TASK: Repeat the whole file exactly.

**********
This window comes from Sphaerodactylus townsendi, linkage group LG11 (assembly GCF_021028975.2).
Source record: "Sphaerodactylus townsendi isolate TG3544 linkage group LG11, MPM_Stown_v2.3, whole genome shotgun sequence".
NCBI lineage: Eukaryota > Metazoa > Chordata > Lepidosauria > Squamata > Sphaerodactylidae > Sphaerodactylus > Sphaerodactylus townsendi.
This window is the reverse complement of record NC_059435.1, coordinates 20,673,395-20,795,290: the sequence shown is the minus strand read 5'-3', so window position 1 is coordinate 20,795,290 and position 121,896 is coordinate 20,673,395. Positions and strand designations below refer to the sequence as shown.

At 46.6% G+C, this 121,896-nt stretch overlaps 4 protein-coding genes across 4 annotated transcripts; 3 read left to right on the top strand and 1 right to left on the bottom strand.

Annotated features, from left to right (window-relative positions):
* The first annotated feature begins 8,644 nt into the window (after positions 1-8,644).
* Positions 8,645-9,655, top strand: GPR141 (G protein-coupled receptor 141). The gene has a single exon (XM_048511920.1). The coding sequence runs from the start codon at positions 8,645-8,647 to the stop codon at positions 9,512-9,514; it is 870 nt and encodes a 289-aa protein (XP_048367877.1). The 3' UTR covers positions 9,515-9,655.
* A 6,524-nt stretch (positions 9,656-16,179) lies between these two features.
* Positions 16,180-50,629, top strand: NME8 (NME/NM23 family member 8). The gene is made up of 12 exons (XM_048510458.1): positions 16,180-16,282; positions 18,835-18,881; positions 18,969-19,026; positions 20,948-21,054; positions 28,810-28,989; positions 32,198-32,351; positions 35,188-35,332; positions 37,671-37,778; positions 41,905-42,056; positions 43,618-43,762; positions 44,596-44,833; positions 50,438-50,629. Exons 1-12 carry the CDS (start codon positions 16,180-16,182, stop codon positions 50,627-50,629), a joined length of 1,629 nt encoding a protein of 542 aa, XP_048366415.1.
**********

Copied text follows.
This window comes from Sphaerodactylus townsendi, linkage group LG11 (assembly GCF_021028975.2).
Source record: "Sphaerodactylus townsendi isolate TG3544 linkage group LG11, MPM_Stown_v2.3, whole genome shotgun sequence".
NCBI lineage: Eukaryota > Metazoa > Chordata > Lepidosauria > Squamata > Sphaerodactylidae > Sphaerodactylus > Sphaerodactylus townsendi.
This window is the reverse complement of record NC_059435.1, coordinates 20,673,395-20,795,290: the sequence shown is the minus strand read 5'-3', so window position 1 is coordinate 20,795,290 and position 121,896 is coordinate 20,673,395. Positions and strand designations below refer to the sequence as shown.

At 46.6% G+C, this 121,896-nt stretch overlaps 4 protein-coding genes across 4 annotated transcripts; 3 read left to right on the top strand and 1 right to left on the bottom strand.

Annotated features, from left to right (window-relative positions):
* The first annotated feature begins 8,644 nt into the window (after positions 1-8,644).
* Positions 8,645-9,655, top strand: GPR141 (G protein-coupled receptor 141). The gene has a single exon (XM_048511920.1). The coding sequence runs from the start codon at positions 8,645-8,647 to the stop codon at positions 9,512-9,514; it is 870 nt and encodes a 289-aa protein (XP_048367877.1). The 3' UTR covers positions 9,515-9,655.
* A 6,524-nt stretch (positions 9,656-16,179) lies between these two features.
* Positions 16,180-50,629, top strand: NME8 (NME/NM23 family member 8). The gene is made up of 12 exons (XM_048510458.1): positions 16,180-16,282; positions 18,835-18,881; positions 18,969-19,026; positions 20,948-21,054; positions 28,810-28,989; positions 32,198-32,351; positions 35,188-35,332; positions 37,671-37,778; positions 41,905-42,056; positions 43,618-43,762; positions 44,596-44,833; positions 50,438-50,629. Exons 1-12 carry the CDS (start codon positions 16,180-16,182, stop codon positions 50,627-50,629), a joined length of 1,629 nt encoding a protein of 542 aa, XP_048366415.1.